The Backpackers/ Los Mochileros
While I have been documenting communities in the Americas with the focus at human, social and environmental issues for the last ten years, my interest grew in the border area, which divides Mexico and the US. This 2,000 mile long demarcation, which for many years could be easily crossed both ways, now is a trail of tears and the graveyard for thousands. Often portrayed as a dangerous area defined by illegal immigration and drug smuggling, the border is often misunderstood and maligned.
Of all the borders dividing the US with Mexico, Nogales has seen the largest number of undocumented migrants during the last decade and the greatest number of recovered remains of migrants, perished in extreme condition in the desert of southern Arizona.
Over the last three years I have photographed on both sides of the border in Nogales, following deported migrants as well migrants who tried to cross the border to either find work or to reunite with their families who already live in the US. I wanted to know more about these people, called migrants or illegals and learn why do they risk their life to cross this unforgiving desert? We all have seen many photographs from migrants on their route. In my photographs, I put the focus on the faces. The different contrast in the images should show, how our perception is changing, depending of the context in which we look at things and people. It should create tension and raise questions.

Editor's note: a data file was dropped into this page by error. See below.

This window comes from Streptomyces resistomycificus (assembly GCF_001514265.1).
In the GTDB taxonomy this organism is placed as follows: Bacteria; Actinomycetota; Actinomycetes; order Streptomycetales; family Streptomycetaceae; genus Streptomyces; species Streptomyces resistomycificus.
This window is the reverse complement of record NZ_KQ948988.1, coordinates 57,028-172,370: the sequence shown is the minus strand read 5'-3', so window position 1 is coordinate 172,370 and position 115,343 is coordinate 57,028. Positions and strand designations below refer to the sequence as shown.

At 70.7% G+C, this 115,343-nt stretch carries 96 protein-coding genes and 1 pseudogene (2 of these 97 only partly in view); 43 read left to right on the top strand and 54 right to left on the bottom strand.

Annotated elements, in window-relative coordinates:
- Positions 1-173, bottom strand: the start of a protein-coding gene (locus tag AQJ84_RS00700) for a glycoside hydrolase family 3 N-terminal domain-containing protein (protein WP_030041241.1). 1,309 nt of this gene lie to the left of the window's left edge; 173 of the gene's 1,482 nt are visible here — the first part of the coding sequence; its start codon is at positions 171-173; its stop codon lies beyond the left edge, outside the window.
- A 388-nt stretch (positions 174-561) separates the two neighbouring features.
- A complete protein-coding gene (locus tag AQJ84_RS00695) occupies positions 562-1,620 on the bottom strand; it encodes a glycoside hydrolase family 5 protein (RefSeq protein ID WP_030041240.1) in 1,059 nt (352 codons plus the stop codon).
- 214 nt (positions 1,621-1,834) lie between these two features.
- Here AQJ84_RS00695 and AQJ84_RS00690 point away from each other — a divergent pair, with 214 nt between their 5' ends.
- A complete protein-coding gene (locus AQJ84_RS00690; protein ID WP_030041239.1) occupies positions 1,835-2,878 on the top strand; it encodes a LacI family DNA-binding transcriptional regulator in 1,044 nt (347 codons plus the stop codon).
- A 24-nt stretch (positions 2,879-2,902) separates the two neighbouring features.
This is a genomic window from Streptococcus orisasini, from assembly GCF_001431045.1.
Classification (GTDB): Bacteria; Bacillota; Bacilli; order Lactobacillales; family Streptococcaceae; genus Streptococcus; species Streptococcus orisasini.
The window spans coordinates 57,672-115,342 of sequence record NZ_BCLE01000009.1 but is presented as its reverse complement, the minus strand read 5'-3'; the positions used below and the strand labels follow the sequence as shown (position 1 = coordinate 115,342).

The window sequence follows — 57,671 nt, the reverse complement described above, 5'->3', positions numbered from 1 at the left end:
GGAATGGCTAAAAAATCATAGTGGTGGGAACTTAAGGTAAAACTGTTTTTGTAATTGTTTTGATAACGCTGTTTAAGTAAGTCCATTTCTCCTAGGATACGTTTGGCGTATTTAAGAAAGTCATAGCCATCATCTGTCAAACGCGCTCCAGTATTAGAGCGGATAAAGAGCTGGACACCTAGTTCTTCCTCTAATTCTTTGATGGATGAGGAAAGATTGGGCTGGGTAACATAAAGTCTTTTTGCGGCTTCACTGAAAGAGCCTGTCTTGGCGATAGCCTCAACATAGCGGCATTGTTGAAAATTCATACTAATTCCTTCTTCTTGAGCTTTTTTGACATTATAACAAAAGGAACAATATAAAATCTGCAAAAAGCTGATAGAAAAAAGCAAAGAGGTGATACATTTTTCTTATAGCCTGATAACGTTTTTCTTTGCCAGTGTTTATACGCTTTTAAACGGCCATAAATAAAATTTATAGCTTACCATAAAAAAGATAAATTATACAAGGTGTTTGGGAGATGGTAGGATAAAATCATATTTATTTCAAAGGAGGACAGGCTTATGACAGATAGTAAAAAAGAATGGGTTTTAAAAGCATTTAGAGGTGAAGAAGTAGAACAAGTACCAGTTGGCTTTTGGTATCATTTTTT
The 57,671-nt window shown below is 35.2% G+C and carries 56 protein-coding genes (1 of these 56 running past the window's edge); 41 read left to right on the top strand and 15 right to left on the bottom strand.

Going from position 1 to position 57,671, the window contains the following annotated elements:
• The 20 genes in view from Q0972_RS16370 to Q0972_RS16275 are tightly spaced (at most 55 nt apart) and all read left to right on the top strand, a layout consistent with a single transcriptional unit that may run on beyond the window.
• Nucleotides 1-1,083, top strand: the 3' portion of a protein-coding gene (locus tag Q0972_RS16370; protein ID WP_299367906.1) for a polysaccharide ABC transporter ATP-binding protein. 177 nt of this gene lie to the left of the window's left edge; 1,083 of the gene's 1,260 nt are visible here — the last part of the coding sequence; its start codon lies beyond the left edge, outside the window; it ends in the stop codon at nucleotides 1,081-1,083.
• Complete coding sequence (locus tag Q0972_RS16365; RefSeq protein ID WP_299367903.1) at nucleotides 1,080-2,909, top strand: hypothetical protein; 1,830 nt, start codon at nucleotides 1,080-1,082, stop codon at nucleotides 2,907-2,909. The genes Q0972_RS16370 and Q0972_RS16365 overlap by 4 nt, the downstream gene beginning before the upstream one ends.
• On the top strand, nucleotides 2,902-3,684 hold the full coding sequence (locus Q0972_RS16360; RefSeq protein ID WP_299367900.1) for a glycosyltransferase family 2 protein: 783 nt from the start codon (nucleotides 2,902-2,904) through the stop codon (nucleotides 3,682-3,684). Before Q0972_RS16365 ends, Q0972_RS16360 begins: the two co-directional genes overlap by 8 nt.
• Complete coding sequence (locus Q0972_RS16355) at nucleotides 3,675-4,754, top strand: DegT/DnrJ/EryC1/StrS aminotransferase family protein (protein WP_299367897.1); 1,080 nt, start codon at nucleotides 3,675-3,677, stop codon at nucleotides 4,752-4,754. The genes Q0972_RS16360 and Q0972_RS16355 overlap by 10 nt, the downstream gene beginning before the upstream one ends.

In my photographs I am interested in transitory and intuitive moments and the subtleties of the overall scene. My goal is to create an emotional connection with the viewer, so that through the esthetic the content of the images becomes more powerful because you become more involved with the photograph.
With the series of photographs shown, I have created a book dummy, called the Backpackers/ El Molicheros, which includes interviews, portraits and text. I chose the title, because the only thing migrants carry on their route is a backpack.